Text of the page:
A Simple Wooden Table

At The Filling Station, a coffee shop in Carlton, forty miles southwest of Portland, Gino Cuneo nurses an espresso macchiato and chooses his words carefully. It is mid-October and the grapes still aren’t ready to pick in this unusually late, 2008-vintage season. The winemaker is wearing old blue trousers, New Balance sneakers, and a green long-sleeved shirt beneath a faded blue Joel Palmer House T-shirt. Gino is sixty-one but could pass for forty-five. He is trim and handsome, with long, wavy, silver hair, bright brown eyes, red cheeks, and small, almost delicate hands and fingers. He has a quick, easy laugh and a sonorous, pleasing voice. He inquires about my family and Italian heritage, and when he mentions Italian places or wines, names like Barolo, Veneto, and Liguria are inflected and given Italian pronunciations.

“Not everybody should be a partner; not everybody should be married,” he is saying. Cuneo makes it clear he doesn’t want to speak ill or name names, saying only, “There was one partner who I had serious issues with. He should have never been a partner.” He studies his coffee cup and finds the positive note he’s searching for. “What this whole experience taught me is that there can be great partnerships. That’s the redemptive point of all this. Partnerships can be tremendous. But you have to be very, very selective.”

The coffee shop sits practically at the epicenter of Oregon’s winemaking region. There are more than two hundred wineries in the Willamette Valley—the long, fertile expanse that begins near the Washington border and stretches south to Eugene—and at least twenty-four of them are based in or around Carlton, population 1,582. Ken Wright, who opened his winery here in 1994 after experiencing problems with his own partner in McMinnville, is just down the street. Scott Paul is on the corner, and Andrew Rich makes his wines at the Carlton Winemakers Studio, just below Cuneo’s old winery, where, beneath the big, oval sign reading “Cana’s Feast Winery,” hangs a smaller sign: “Cuneo Cellars.” Less easy to downplay is the “Cuneo” etched in glass over the winery’s main entrance. “That’s the entrance that I still use,” he jokes.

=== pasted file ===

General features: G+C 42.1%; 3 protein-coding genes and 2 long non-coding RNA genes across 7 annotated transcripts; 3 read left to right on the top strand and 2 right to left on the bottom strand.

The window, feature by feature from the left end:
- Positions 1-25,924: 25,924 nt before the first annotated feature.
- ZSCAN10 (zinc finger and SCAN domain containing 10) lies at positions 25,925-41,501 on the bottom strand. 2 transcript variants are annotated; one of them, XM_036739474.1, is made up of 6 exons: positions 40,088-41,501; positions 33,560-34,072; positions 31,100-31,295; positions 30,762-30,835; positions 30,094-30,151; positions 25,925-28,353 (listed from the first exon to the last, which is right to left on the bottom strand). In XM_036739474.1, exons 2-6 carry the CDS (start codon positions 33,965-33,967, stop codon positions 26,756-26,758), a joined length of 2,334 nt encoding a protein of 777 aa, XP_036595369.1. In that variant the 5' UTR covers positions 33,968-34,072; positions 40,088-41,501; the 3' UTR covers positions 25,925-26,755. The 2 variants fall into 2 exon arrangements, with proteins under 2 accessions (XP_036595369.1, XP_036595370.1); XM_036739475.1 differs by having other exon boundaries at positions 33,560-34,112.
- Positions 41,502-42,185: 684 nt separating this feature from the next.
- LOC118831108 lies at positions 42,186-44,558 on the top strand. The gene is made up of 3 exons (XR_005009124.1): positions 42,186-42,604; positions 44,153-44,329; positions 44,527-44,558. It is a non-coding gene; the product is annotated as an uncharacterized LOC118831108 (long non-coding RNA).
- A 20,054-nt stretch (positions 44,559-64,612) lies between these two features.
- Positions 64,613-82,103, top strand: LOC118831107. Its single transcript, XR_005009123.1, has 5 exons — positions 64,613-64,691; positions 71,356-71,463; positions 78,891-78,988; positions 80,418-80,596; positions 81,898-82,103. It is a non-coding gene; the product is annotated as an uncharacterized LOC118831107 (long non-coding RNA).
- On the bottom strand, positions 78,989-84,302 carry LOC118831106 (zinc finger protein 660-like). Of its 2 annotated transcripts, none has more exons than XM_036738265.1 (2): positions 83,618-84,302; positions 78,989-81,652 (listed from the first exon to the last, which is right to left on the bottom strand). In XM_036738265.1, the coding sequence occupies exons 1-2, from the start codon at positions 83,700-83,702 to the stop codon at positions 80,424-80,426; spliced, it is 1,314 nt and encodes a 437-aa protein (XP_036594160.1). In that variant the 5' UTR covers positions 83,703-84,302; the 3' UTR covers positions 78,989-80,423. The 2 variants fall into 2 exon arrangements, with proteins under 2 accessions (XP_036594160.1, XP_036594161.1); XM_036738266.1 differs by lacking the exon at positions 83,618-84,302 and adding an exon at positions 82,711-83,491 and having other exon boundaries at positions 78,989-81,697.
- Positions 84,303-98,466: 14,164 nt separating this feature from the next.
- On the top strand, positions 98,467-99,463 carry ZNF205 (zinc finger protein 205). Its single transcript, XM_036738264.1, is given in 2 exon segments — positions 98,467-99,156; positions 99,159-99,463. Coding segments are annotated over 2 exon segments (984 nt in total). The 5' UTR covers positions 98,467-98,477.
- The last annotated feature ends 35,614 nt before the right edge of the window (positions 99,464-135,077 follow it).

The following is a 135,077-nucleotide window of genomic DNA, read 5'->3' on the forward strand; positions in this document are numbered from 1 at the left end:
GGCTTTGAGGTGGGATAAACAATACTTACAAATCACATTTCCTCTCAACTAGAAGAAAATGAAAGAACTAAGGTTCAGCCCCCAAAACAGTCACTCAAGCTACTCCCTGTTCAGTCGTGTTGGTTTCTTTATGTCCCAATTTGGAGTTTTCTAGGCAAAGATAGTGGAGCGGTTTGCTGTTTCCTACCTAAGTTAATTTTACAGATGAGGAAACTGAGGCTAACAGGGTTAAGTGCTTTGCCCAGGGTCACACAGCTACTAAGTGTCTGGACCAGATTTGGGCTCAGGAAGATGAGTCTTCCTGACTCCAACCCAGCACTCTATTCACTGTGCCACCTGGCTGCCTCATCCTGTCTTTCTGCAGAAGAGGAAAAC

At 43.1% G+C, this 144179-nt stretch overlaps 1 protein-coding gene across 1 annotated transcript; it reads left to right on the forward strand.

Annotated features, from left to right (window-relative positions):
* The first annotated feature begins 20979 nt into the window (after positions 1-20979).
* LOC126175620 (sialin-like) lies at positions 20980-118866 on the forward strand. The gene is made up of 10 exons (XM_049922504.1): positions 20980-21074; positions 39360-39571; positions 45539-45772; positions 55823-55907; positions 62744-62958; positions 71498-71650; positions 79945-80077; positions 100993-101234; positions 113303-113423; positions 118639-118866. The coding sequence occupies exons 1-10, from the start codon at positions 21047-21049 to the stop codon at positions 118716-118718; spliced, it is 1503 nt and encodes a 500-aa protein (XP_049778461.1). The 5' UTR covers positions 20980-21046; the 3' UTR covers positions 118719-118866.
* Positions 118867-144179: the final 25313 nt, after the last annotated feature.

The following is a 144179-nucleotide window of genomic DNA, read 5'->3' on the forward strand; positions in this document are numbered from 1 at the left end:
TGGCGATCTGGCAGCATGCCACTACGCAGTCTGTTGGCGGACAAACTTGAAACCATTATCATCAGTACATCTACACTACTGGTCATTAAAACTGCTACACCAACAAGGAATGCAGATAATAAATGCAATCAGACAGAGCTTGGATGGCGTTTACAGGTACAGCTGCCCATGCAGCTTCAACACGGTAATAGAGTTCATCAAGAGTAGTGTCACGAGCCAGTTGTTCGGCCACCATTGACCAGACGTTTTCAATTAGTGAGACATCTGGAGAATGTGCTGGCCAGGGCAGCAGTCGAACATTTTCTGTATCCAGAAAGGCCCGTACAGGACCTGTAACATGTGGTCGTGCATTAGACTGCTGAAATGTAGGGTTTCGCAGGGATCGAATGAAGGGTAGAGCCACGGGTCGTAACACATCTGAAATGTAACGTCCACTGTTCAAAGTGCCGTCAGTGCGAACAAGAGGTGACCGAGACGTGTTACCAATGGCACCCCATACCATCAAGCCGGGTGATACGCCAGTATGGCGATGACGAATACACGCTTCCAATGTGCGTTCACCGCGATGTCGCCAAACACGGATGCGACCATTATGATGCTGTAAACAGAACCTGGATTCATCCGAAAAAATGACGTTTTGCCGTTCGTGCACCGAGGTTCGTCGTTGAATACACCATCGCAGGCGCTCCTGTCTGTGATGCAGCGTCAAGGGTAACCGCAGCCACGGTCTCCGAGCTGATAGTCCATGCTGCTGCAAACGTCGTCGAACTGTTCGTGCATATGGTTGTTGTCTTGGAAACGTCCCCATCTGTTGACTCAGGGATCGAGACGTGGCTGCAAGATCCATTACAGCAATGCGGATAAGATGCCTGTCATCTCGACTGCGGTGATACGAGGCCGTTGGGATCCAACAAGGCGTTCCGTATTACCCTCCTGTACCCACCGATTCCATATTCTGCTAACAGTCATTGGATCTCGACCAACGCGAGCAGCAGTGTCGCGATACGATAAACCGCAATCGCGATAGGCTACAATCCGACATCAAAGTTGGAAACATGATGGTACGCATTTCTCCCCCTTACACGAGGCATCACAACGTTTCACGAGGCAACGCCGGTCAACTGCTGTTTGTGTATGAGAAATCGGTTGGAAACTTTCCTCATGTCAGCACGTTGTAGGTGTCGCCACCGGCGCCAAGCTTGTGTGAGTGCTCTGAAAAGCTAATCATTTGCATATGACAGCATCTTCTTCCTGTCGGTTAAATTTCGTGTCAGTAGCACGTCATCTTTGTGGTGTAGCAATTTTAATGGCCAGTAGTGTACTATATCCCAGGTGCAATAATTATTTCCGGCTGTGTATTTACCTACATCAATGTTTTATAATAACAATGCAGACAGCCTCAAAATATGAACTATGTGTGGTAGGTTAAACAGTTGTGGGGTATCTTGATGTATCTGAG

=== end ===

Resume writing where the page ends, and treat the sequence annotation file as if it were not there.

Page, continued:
The big, ocher-colored stucco building, which Cuneo designed and built in 2001, was the culmination of years of making award-winning pinot noirs along with big, rich Bordeaux-style blends and Italian varietals—but red wines only; Cuneo doesn’t drink whites and doesn’t care to make them. He had been making wine professionally since 1989 under the name Cuneo Cellars, and by the time he built his winery, he had three principal investors and business partners. First came Martin Barrett, a businessman from a prosperous Salem manufacturing family, who became a minority partner in 1995 and later would become a principal investor. John Hall, executive vice president of Portland’s EthicsPoint, which designs fraud- and incident-reporting software for corporations, met Cuneo shortly thereafter and volunteered his time and wealth to Cuneo Cellars’ growth. Ken Knight, a retired dean of Seattle Pacific University’s School of Business and Economics, signed on soon afterward. Hall and Barrett were involved with Young Life, the Christian ministry that reaches out to adolescents through camps and prayer groups. The three men and Cuneo shared one strong passion: God. In their operating agreement for Cuneo Cellars, the partners even chose a Biblical arbitration service to mediate disputes, should that ever become necessary.

Their two and a half acres overlooked a sweeping stretch of the western hills; the land cost $127,000, and the partners spent another $750,000 on the building and development. Their plan was to focus Cuneo Cellars around its winemaker: Cuneo. “Gino would say, ‘I want the tasting room to look like this picture in this Italian cookbook,’” Hall recalls. “It was the essence of Gino, the whole Italian thing. We were going to focus on Gino’s heritage.”

Retail sales, or selling wine directly to the visiting public, became a major part of the business plan. Cuneo hired Jody Christensen, now director of the McMinnville Economic Development Partnership, to run the tasting room. She remembers the space, with its stucco walls and washed concrete floor, as simple and quiet—elegant. “It was a warm room bathed in sunlight, with a heavy wood table at the center,” she says. “We didn’t stand behind a counter pouring wine. You need a story to sell stuff, and the table becomes part of the story. Gino wants you to sit at his table. It wasn’t spit and shine; it wasn’t fabricated. Very authentic. Very famiglia.”